September 2017 marked the amazing 25th anniversary (or birthday) of the DC Comics character #HarleyQuinn. It's kinda bonkers to think that it's been two and half decades since Harley's debut on TV's Batman: The Animated Series back in 1992 — and that she's since become one of biggest and most beloved characters in the nerdiverse. From TV screens and toy store isles to comic books, video games and movies, Harley Quinn has proven to be a conquering queen of hearts.
In fact, besides long-established icons like Wonder Woman, Supergirl, Batgirl and Catwoman, there hasn't been another female character on DC's dense roster of heroes and villains that has made as much of an impact on popular culture as Harley. Such a fan of hers is director Kevin Smith that he named his firstborn baby girl "Harley Quinn Smith." And this past September, in honor of the character's 25th, #Batman Day (Sept 23rd) was appropriately redubbed "Harley Day."
Harley's meteoric rise from the Joker's lovestruck sidekick to one of DC's franchise players just goes show that a little bit of crazy (and a "lotta bit" of sexy) goes a long, long way.
Fanning the Flames
Considering her widespread popularity, it should come as no surprise that on the convention floor of geek gatherings across the country, Harley's image is worn by countless crafty cosplayers. This became even more so the case after Margot Robbie’s crowd-pleasing portrayal of Gotham's second-most loco in Suicide Squad. But maybe nowhere else is our fondness for Harley Quinn more fanatically displayed than in the fantabulous world of #fanart.
Long before the trashy extreme makeover she was given for the big screen — a red-hot look consisting of jailhouse tats, red and blue booty shorts, fishnets, a baseball bat (to replace her wooden mallet) and a dingy t-shirt with "Daddy's Lil' Monster" scripted across its front — Harley Quinn was a favored subject for freelance and amateur artists alike. But her style's gutter-chic remix quite justifiably turned the levels on creative stimulus up to eleven.
With the aforementioned in mind, it should also be said that the task of selecting just five pieces of Harley Quinn fan art from the massive body of works strewn across the internet is almost enough to drive one...batty. But the works gathered here gorgeously capture the arresting (and criminal) nature of Harley Quinn.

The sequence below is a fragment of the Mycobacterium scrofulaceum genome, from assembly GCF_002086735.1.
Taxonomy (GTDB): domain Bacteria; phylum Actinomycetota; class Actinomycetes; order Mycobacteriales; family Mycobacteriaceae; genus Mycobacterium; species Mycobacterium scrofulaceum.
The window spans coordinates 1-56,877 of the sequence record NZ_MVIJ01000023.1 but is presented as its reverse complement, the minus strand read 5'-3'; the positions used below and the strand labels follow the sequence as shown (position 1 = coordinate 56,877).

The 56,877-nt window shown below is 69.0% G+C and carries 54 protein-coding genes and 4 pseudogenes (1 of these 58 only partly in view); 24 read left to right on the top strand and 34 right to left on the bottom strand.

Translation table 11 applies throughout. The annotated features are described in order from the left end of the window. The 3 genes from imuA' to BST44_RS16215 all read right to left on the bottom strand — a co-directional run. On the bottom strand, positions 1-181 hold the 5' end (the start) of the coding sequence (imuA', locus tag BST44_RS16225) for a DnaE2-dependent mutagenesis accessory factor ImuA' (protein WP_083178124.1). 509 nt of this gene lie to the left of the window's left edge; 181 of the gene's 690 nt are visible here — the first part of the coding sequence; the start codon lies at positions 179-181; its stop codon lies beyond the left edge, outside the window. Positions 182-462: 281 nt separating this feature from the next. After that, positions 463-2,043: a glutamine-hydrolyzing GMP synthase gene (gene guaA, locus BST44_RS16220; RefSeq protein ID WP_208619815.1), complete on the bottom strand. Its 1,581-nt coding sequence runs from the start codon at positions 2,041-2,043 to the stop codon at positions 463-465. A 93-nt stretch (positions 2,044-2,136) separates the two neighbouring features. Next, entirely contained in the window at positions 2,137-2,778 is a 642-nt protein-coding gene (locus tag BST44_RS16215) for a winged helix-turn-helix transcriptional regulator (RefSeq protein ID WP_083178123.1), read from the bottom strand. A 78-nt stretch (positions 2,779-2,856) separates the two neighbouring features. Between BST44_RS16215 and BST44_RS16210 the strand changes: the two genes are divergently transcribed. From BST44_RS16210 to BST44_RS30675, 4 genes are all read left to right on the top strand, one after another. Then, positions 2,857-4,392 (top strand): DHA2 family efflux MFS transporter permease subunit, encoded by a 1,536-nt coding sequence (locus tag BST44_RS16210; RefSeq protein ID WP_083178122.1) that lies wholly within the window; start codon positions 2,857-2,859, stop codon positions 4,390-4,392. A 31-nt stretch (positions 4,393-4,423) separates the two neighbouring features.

5. John Keaveney
There's a wicked sense of irony in this piece by UK-based artist John Keaveney. Bad girl Harley is rendered in the style of good girl pin-up art made famous by the likes of George Petty, Gil Elvgren and others in the 1930s and '40s. Here her old-fashioned harlequin garb plays the role of a two-toned second skin on her petite hourglass shape. Harley's hands and feet are appropriately adorned with mismatched gloves and killer heels, and the accessorized mallet sends out a warning that Daddy's Lil' Gotham Girl will wreck your entire world.
4. Felipe Kimio
In the 2016 film Suicide Squad, Harley goes window-shopping in the literal sense. After putting her baseball bat through a department store widow, she palms a purse that caught her discerning eye and turns to see the other members of her team looking on in disbelief. "We're bad guys!" she yells, "That's what we do!" And what this fan art by the Brazil-based artist Felipe Kimio does is offer a colorful new perspective on the scene, rendering Harley in a style that is wonderfully reminiscent of a vintage John K. (Ren & Stimpy) cartoon.
3. SourAcid (Karl Liversidge)
Everything about Harley's titillating pose and facial expression in this piece by SourAcid is belting out the chorus of a Britney Spears song: "I'm not that innocent!" She's not innocent at all, quite frankly, and this piece beautifully captures the sugar, spikes, and little to no nice that we love about this Gotham bad girl. SourAcid's work also offers the reminder that because love is blind, one should always trust their instincts: It's gut instincts that will warn when you're about to walk right into a "booby" trap (like the one above).
2. Yinxuan Dezarmenien
If fans have ever wondered what a CG animated 'toon devoted to the crazy exploits of Harley Quinn could look like, the senses shattering work of France-based artist Yinxuan Dezarmenien is the answer. His CG illustrations are so amazingly realized that only things missing are motion and the voice of actress Arleen Sorkin yellin' out: "Okay, Mista J!" Then again, Margot Robbie could provide the voice for the CG version of the character. There are so many super cool possibilities, and Dezarmenien's fan art gives us an absolutely gorgeous glimpse.
1. Bob Q
Something old, something new, something borrowed, something blue! Although nobody's getting married here, this work by Bob Q sticks to classic conventions. Harley wears a modified version of the harlequin outfit here that remixes the look to reflect the blue notes of her Suicide Squad makeover. She looks delightfully impish with that old school cork gun that borrows its green and purple colors from the Joker, the Clown Prince of Crime, and her "puddin." It's fan art that very nicely captures the spirit of why — now 25 years since her debut — we still have nothin' but "mad love" for Harley Quinn.
Are you crazy about all things Harley Quinn, from comics to cosplay to fan art? Let us know in the box below!